Powerfully disturbing on several levels and still full of hope for the future and the resilience needed to endure what seems beyond one’s endurance. In “Whisper Me This” Kerry Anne King tackles some of society’s thornier issues like domestic violence, child and spousal abuse, dementia, and a dying patient’s right to refuse treatment. Yet the story isn’t bleak and unforgiving and that’s due in large part to the presence of twelve year old Elle who is delightfully precocious and entertaining in her own right. Her mother Maisey at first comes across as ditzy but she is very much a product of verbal abuse, having been convinced by her mother and by Elle’s father that she was never quite good enough and had failed to live up to their expectations.
The story is told through Maisey’s POV and by her deceased mother, Leah, in letters she wrote from her deathbed to her husband Walter. The dark secrets revealed in Leah’s letters completely change the family dynamics and you begin to see a different side of Maisey. Speaking of Maisey, what did the gods of dysfunction do with her “friend” Marley? Oh, that’s right. Maisey was punished for insisting she had an imaginary friend. So many dark secrets in this family.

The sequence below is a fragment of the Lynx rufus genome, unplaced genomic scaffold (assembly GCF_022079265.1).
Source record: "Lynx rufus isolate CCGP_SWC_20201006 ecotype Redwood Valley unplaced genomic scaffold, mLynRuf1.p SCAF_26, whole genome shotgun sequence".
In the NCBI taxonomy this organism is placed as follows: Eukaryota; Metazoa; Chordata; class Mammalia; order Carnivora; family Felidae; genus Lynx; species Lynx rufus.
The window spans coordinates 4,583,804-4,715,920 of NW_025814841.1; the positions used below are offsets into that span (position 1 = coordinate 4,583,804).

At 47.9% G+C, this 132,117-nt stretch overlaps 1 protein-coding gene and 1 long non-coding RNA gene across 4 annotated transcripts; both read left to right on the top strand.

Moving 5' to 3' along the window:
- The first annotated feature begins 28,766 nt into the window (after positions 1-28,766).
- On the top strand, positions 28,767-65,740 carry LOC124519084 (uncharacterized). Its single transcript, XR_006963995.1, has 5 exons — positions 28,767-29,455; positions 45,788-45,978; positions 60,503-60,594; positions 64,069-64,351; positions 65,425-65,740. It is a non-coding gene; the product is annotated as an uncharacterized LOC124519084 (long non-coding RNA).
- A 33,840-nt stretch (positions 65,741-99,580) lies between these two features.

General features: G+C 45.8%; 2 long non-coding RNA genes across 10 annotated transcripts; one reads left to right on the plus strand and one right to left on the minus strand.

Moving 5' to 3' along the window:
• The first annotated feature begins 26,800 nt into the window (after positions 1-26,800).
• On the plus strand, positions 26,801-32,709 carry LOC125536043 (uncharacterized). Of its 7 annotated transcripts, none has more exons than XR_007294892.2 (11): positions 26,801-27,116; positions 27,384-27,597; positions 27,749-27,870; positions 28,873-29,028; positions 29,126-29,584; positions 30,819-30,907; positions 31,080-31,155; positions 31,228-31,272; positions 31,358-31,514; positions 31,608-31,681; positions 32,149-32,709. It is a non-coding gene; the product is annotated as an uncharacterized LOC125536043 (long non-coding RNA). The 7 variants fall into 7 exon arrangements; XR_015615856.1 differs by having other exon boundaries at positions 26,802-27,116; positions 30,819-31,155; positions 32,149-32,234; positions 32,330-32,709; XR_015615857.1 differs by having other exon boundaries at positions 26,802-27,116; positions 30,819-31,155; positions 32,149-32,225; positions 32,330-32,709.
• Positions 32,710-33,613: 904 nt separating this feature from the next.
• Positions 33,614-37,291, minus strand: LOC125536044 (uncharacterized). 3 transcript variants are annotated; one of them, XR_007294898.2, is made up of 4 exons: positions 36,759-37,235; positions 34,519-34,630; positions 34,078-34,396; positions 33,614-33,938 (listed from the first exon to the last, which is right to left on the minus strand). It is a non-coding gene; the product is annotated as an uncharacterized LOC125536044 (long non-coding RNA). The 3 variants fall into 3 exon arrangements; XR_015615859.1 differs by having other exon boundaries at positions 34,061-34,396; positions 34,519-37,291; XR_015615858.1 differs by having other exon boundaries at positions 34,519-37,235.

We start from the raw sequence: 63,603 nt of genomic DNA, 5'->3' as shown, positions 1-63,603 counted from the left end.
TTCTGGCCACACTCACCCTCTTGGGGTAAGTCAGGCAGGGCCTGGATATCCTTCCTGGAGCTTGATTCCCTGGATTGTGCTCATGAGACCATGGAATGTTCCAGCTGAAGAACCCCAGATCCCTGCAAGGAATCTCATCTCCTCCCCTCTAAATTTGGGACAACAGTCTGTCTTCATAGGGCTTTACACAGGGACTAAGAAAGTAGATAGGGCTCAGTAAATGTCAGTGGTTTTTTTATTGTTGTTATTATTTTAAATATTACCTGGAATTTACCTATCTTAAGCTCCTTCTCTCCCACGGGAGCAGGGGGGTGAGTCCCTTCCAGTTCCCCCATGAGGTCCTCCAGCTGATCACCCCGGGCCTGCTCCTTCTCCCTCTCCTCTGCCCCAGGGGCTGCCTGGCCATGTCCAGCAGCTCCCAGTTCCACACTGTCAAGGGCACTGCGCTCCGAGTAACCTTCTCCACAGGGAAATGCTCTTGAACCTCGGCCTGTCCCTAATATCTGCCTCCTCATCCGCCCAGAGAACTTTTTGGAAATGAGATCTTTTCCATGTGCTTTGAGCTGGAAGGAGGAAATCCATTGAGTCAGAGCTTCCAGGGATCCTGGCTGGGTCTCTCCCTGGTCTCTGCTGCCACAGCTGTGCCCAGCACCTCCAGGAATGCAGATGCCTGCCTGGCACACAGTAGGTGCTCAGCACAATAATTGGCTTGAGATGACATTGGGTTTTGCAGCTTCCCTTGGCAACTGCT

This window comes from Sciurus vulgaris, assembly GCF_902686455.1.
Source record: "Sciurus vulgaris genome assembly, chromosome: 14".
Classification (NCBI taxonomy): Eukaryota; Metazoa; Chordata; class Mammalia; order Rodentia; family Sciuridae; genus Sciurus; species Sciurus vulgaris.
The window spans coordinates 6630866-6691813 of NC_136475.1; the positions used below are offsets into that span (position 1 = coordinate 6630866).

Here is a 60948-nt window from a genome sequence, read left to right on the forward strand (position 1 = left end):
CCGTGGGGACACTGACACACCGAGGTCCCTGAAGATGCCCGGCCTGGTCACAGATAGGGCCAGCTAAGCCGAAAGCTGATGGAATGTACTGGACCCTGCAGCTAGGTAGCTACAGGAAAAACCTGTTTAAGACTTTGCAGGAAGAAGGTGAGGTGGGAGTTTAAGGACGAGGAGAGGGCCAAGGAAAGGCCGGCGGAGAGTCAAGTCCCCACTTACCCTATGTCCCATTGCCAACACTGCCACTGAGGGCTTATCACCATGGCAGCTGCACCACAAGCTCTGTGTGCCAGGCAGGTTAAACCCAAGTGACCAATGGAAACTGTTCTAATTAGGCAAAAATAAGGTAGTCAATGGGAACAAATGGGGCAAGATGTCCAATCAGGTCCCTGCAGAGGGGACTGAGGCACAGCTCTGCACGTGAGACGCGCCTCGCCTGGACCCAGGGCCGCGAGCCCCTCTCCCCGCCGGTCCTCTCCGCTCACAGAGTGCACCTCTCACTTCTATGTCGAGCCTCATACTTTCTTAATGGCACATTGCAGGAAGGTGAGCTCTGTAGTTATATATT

You’ll experience the full gamut of emotions as you absorb this beautifully written novel. I’m an inveterate and merciless copy editor but as I turned the last page, I realized there is not one word I would change in “Whisper Me This”. Five stars.
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